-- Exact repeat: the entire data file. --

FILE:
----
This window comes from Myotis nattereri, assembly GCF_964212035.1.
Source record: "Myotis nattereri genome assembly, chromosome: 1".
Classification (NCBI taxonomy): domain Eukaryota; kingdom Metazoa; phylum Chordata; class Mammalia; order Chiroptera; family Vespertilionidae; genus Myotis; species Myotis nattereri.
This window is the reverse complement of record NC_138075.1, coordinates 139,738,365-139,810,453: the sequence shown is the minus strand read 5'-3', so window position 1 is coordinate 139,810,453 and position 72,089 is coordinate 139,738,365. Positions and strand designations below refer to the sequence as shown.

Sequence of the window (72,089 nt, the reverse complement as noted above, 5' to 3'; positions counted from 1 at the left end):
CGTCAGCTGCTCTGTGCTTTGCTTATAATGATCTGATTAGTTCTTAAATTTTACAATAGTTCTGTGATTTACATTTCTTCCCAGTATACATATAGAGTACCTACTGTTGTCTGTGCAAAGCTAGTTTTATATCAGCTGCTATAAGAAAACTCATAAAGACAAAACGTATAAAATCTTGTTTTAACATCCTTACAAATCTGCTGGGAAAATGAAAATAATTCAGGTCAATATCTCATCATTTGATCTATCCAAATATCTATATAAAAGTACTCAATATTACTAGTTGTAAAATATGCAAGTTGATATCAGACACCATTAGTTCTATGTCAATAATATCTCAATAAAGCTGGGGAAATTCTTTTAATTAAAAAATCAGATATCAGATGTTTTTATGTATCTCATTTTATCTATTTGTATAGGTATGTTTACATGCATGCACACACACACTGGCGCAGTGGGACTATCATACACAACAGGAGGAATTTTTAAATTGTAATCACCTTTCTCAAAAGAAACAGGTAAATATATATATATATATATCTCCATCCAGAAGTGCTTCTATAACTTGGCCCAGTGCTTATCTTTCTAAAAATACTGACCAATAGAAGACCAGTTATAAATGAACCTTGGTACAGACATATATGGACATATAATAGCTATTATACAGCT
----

This window comes from Myotis nattereri, assembly GCF_964212035.1.
Source record: "Myotis nattereri genome assembly, chromosome: 1".
Classification (NCBI taxonomy): domain Eukaryota; kingdom Metazoa; phylum Chordata; class Mammalia; order Chiroptera; family Vespertilionidae; genus Myotis; species Myotis nattereri.
This window is the reverse complement of record NC_138075.1, coordinates 139,738,365-139,810,453: the sequence shown is the minus strand read 5'-3', so window position 1 is coordinate 139,810,453 and position 72,089 is coordinate 139,738,365. Positions and strand designations below refer to the sequence as shown.

Sequence of the window (72,089 nt, the reverse complement as noted above, 5' to 3'; positions counted from 1 at the left end):
CGTCAGCTGCTCTGTGCTTTGCTTATAATGATCTGATTAGTTCTTAAATTTTACAATAGTTCTGTGATTTACATTTCTTCCCAGTATACATATAGAGTACCTACTGTTGTCTGTGCAAAGCTAGTTTTATATCAGCTGCTATAAGAAAACTCATAAAGACAAAACGTATAAAATCTTGTTTTAACATCCTTACAAATCTGCTGGGAAAATGAAAATAATTCAGGTCAATATCTCATCATTTGATCTATCCAAATATCTATATAAAAGTACTCAATATTACTAGTTGTAAAATATGCAAGTTGATATCAGACACCATTAGTTCTATGTCAATAATATCTCAATAAAGCTGGGGAAATTCTTTTAATTAAAAAATCAGATATCAGATGTTTTTATGTATCTCATTTTATCTATTTGTATAGGTATGTTTACATGCATGCACACACACACTGGCGCAGTGGGACTATCATACACAACAGGAGGAATTTTTAAATTGTAATCACCTTTCTCAAAAGAAACAGGTAAATATATATATATATATATCTCCATCCAGAAGTGCTTCTATAACTTGGCCCAGTGCTTATCTTTCTAAAAATACTGACCAATAGAAGACCAGTTATAAATGAACCTTGGTACAGACATATATGGACATATAATAGCTATTATACAGCT